True Grit

With their son's life at stake, Ken and Ann Slaw made things happen.

2013 LAS Alumni Humanitarian Award winner Kenneth M. Slaw.
2013 LAS Alumni Humanitarian Award winner Kenneth M. Slaw.

The world of Ken and Ann Slaw changed forever in 1996 on the day their 4-year-old son Andrew slammed his hand in the sliding door—and felt little pain. This incident led to his diagnosis of Familial Dysautonomia (FD), a rare disease that afflicts only an estimated 300 people in the world.

“It was the longest night of our lives,” says Ken Slaw (BS ’79, psychology) when they discovered what was in store for Andrew and their family. Their son was not expected to live beyond the age of 10.

Today, Andrew is 21 and thriving, thanks to the tireless efforts of Ken and Ann Slaw and the many parents and researchers they brought together by creating the Familial Dysautonomia NOW Foundation—FD NOW (

Ken and Ann, both LAS alumni, see themselves as “opportunity catalysts” who try to make positive things happen no matter what challenge they face. Ken has been a catalyst in both his personal life and professional life with the American Academy of Pediatrics (AAP), helping to launch successful programs like the Neonatal Resuscitation Program that has saved millions of lives. To top it off, he has been deeply committed to the Make-a-Wish Foundation of Illinois, which fulfills the wishes of children in similar situations to his own son’s.

This unique convergence of personal and professional achievements has earned Kenneth M. Slaw the 2013 LAS Alumni Humanitarian Award.

Slaw grew up in Morton Grove, Ill., graduated from Maine East High School, and went on to receive his bachelor’s in psychology at Illinois in 1979. Before receiving his PhD in educational psychology from U of I in 1987, Slaw teamed with fellow student John Kalachnik to form C-Med, which trained medical staff on the dangers of overusing psychotropic medications at mental health institutions. In 1989 he became director of the Division of Sections for the AAP.

Andrew was born three years later, in 1992, and challenges emerged in the very first hours, when Andrew’s heart rate would mysteriously disappear during labor contractions. “His birth was all at once a mystery, a roller coaster ride, and an overwhelming joy,” Slaw says.

For the first four years of his life, Andrew displayed “grit and creativity as he played cat and mouse with his developmental milestones,” he adds. Andrew was consistently six months behind the physical milestones but far ahead in verbal development. He also showed perplexing symptoms, such as passing out if he laughed too hard.

Discovering that Andrew had FD was a minor miracle, for even though only 300 people in the world suffer from the disease, the doctor that they visited in Chicago ironically had just diagnosed his first case of FD just two weeks earlier, so he knew what to look for. What’s more, the Slaws discovered that another FD patient just happened to live a mile from them in the Chicago area.

“It was one of those things when everything in the universe came together,” he says.

However, the universe also seemed on the verge of unraveling over the next few years of Andrew’s life as he regularly went into “autonomic crisis,” in which his blood pressure and heart rate soared, and other systems crashed. Between birth and age 10, Andrew was hospitalized 30 times for life-threatening autonomic crises, with one hospital stay lasting over six months.

Initially, the Slaws became involved with another foundation working on FD, but they realized the speed of work needed to increase if they were to save Andrew’s life. Therefore, the couple founded FD NOW, which brought together many parents of FD children and committed researchers and has become a catalyst for action.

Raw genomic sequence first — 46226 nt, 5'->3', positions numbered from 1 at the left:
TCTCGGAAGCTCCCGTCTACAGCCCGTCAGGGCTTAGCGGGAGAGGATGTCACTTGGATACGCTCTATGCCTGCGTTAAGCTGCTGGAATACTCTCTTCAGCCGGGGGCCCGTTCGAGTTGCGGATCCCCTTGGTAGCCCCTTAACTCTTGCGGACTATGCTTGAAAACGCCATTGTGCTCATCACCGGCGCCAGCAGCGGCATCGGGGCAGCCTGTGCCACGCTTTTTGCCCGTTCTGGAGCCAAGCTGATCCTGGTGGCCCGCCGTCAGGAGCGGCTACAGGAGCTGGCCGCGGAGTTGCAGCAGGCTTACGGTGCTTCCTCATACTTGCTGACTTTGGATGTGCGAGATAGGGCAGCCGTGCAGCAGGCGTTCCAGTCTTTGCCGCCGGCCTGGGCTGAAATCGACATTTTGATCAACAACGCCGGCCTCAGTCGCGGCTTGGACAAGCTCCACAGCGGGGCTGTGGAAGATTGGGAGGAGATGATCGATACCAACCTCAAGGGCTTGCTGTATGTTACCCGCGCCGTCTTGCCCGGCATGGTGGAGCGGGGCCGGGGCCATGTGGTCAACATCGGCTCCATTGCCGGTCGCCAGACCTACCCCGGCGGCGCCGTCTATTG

In the past 13 years, the foundation has raised roughly $3 million and funded the research of Fordham University’s Berish Rubin, who went on to pinpoint the gene behind FD. Rubin’s research found the root cause of FD—the failure of the body to create a critical protein—and his work uncovered successful treatment methods.

Thanks to these treatments, Andrew has joined his sister Emily in college, and he experiences autonomic crisis symptoms only on very rare occasions.

While all of this was going on personally, Slaw was active professionally with AAP, where he worked closely with dedicated leaders in pediatrics to develop, launch, lead, and facilitate the implementation of numerous programs such as the Neonatal Resuscitation Program. Since the 1980s, this program has set the standards for resuscitation in 34 countries and has saved an estimated 1 million lives.

Slaw, who is now director of membership as well as director of strategic planning for AAP, was also a driving force behind the creation and development of the Pediatric Leadership Alliance Program. This program has reached over 3,000 pediatricians, giving them an opportunity to develop and master the skills to be great leaders—in addition to great clinicians.

When Andrew was 7 years old, he chose to go to Disney World through the Make-a-Wish Foundation, and Slaw says, “It was the first time we were able to get away together as a family. It was a profoundly life-changing experience.”

Through this experience, Slaw engaged with the Make-a-Wish Foundation, both nationally and statewide. He was a leader in the Make-a-Wish Foundation in Illinois from 2001 to 2007, serving two years as chairman of the board.

Today, Andrew still has plenty of wishes to fulfill. According to Slaw, their son hopes to merge his love for art and comedy through animation, and he “continues to move forward with humor and a positive attitude. He is, in every sense of the word, remarkable. Whatever I have accomplished in my life and career pales in comparison to what he has endured—and overcome.”

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Doug Peterson